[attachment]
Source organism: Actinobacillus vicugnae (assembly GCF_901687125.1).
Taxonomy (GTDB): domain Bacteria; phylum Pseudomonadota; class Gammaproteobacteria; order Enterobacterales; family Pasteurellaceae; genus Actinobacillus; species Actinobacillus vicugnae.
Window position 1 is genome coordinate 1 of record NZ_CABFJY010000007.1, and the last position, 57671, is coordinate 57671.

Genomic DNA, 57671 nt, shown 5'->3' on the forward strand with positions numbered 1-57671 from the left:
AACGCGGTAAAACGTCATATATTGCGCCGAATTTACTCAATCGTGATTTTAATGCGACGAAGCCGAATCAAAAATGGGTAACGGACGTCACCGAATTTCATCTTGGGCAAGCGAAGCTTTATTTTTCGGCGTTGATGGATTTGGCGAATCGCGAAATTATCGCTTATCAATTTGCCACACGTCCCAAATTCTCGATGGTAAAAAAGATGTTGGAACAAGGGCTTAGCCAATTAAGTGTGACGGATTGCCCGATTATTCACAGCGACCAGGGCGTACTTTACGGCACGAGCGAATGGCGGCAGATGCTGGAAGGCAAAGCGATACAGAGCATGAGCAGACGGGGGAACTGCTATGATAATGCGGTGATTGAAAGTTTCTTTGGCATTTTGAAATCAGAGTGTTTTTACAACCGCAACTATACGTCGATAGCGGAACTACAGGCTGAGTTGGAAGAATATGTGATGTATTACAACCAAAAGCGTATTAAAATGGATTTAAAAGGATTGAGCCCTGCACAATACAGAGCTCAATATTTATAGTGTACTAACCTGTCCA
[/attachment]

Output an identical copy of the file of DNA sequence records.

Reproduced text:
Source organism: Actinobacillus vicugnae (assembly GCF_901687125.1).
Taxonomy (GTDB): domain Bacteria; phylum Pseudomonadota; class Gammaproteobacteria; order Enterobacterales; family Pasteurellaceae; genus Actinobacillus; species Actinobacillus vicugnae.
Window position 1 is genome coordinate 1 of record NZ_CABFJY010000007.1, and the last position, 57671, is coordinate 57671.

Genomic DNA, 57671 nt, shown 5'->3' on the forward strand with positions numbered 1-57671 from the left:
AACGCGGTAAAACGTCATATATTGCGCCGAATTTACTCAATCGTGATTTTAATGCGACGAAGCCGAATCAAAAATGGGTAACGGACGTCACCGAATTTCATCTTGGGCAAGCGAAGCTTTATTTTTCGGCGTTGATGGATTTGGCGAATCGCGAAATTATCGCTTATCAATTTGCCACACGTCCCAAATTCTCGATGGTAAAAAAGATGTTGGAACAAGGGCTTAGCCAATTAAGTGTGACGGATTGCCCGATTATTCACAGCGACCAGGGCGTACTTTACGGCACGAGCGAATGGCGGCAGATGCTGGAAGGCAAAGCGATACAGAGCATGAGCAGACGGGGGAACTGCTATGATAATGCGGTGATTGAAAGTTTCTTTGGCATTTTGAAATCAGAGTGTTTTTACAACCGCAACTATACGTCGATAGCGGAACTACAGGCTGAGTTGGAAGAATATGTGATGTATTACAACCAAAAGCGTATTAAAATGGATTTAAAAGGATTGAGCCCTGCACAATACAGAGCTCAATATTTATAGTGTACTAACCTGTCCA